On Tuesday (6 April) Belgium launched a new website, QVAX, where people not yet vaccinated or who have no appointment to be vaccinated, can register for ‘unused’ appointments.
The aim of the site is to make a ‘reserve list’ that can fill such empty vaccination slots from people that do not show up, in order not to waste jabs.
The response was immediate. In the morning, the queue to be registered quickly passed 200,000, with people waiting for hours to get a spot on the list.
However, the principle of the reserve list is not ‘first-come-first-served’. Applicants will be ranked according to age, and according to medical condition.
Considering the scale of the response, it is unlikely that younger people will jump ahead much ahead of their older peers.
Three regions, two systems
However, not all of Belgium is using the QVAX reserve list system. Flanders and Wallonia are, while Brussels has decided to construct its own system.
“In Brussels, we find the double system that Flanders and Wallonia are implementing a bit complicated”, Nicholas Elles, a Brussels government spokesperson said.
“They are using this reserve list system next to the appointment system they already have. Brussels will have one integrated system”, he added.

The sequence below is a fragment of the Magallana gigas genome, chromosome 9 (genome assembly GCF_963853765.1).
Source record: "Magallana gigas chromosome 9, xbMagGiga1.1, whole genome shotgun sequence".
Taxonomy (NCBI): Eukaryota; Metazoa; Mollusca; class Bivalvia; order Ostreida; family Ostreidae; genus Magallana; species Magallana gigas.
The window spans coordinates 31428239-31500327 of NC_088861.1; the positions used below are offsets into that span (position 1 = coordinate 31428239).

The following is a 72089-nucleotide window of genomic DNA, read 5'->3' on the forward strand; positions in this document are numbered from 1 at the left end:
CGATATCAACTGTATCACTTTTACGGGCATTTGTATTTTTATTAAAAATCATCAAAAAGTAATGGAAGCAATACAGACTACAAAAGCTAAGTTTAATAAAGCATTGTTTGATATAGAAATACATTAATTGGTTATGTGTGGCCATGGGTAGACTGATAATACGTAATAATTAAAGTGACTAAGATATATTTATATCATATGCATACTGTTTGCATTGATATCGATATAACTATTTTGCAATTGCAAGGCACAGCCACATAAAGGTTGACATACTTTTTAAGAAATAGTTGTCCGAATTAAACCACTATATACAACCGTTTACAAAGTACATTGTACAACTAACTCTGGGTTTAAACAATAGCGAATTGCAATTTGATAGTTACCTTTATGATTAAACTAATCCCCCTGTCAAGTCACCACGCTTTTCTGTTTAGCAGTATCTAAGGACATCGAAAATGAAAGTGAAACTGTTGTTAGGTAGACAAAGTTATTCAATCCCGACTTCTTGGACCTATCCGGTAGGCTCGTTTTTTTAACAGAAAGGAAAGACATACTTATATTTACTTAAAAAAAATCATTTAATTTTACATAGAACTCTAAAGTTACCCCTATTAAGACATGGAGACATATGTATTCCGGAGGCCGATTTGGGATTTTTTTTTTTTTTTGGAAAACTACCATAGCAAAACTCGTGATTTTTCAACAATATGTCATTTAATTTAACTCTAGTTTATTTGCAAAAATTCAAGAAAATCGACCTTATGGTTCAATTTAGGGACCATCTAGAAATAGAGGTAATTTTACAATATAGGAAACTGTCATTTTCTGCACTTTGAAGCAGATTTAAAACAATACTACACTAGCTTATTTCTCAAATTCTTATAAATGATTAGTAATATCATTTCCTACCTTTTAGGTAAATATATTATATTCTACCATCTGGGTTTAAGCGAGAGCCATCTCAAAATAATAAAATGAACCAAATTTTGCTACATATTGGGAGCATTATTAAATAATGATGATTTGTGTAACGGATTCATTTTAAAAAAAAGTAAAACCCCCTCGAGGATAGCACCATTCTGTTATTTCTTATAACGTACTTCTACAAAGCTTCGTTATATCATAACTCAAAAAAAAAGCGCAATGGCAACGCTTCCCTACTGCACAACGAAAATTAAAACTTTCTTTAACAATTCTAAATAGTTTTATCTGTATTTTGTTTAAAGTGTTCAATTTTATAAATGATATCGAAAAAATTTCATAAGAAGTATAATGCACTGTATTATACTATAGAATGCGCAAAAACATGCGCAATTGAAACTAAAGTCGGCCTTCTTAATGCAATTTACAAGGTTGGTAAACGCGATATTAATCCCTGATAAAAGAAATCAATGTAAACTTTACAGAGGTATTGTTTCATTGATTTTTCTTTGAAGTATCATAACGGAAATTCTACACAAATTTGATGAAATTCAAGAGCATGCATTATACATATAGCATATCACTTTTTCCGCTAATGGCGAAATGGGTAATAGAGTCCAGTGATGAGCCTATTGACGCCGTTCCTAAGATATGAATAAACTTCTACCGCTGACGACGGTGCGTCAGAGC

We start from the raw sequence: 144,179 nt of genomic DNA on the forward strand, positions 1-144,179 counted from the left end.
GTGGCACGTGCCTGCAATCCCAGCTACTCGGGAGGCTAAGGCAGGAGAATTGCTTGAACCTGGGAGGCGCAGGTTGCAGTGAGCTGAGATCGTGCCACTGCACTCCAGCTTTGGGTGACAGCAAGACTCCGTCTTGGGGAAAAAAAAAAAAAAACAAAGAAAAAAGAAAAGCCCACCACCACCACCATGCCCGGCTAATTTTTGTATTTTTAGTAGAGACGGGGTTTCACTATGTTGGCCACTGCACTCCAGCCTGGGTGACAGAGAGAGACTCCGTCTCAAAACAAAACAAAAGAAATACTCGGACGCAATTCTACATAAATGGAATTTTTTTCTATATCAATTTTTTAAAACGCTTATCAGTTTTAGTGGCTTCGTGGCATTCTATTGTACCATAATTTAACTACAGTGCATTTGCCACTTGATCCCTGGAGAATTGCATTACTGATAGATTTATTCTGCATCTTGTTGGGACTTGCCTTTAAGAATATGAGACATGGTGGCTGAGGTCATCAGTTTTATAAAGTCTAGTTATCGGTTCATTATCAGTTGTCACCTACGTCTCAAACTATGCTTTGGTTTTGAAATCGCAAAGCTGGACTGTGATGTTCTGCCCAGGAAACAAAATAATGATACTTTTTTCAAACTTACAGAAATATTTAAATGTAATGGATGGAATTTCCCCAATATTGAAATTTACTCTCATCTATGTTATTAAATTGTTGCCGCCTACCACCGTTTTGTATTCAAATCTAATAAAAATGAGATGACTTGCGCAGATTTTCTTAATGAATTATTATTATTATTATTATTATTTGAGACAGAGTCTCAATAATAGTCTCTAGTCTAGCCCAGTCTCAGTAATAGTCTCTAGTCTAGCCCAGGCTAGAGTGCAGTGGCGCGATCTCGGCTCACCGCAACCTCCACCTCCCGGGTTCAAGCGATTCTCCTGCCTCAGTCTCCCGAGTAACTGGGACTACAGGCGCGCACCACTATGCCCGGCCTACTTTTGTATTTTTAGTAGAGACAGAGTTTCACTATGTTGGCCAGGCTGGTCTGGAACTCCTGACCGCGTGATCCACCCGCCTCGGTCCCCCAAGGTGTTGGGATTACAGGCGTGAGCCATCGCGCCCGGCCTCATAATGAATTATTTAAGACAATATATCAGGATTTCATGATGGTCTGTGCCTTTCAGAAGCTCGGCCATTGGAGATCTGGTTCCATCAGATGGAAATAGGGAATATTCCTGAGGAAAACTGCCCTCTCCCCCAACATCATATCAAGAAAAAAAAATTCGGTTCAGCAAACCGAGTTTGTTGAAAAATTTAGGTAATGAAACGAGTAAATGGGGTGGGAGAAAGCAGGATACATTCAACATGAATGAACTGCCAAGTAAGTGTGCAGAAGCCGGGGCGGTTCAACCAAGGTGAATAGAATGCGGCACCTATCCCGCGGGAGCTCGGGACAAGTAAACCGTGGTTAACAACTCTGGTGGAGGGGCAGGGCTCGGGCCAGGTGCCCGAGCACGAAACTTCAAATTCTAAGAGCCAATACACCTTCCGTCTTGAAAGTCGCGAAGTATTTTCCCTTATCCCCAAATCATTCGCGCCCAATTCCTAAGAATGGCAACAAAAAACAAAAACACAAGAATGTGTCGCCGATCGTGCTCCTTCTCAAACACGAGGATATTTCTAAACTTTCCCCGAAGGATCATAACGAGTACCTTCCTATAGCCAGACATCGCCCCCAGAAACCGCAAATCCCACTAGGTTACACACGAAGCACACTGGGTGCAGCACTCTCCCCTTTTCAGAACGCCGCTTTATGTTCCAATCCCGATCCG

Contrary to the Flemish and Walloon system, the Brussels system also allows people to choose the centre where they want to be vaccinated.
The Brussels region announced this integrated system will be ready by mid-April.
In the meantime, although Flanders and Wallonia launched their system on Tuesday, their reserve lists will not be immediately operational.
In Flanders for example, the system is being first tested in two smaller cities, Deinze and Roeselare. Once the results of these two pilot projects is thought to be satisfactory, it will be extended across other places.
Some local regions also decided not to participate to this new reserve list. One example is de Kempen, in the Antwerp province.
The reason is, they say, that they already made a reserve list on their own.
While Flanders and Wallonia are still vaccinating people older than 80, Brussels has vaccinated all citizens older than 65.
According to medical doctor and head of the vaccination strategy of de Kempen, Kris Baeyens, it is not clear why his region is lagging behind.
“There is a Flemish distribution system. Maybe we just get less jabs than other regions”, he says.
However, the cities at the Belgian coast are confronted with the same backlog.
Whether the vaccination system in Brussels is more efficient than other regions is not clear. But it is a fact that the population in Brussels is younger than that of the other Belgian regions.
This might be the reason why people of a younger age are getting their inoculation earlier.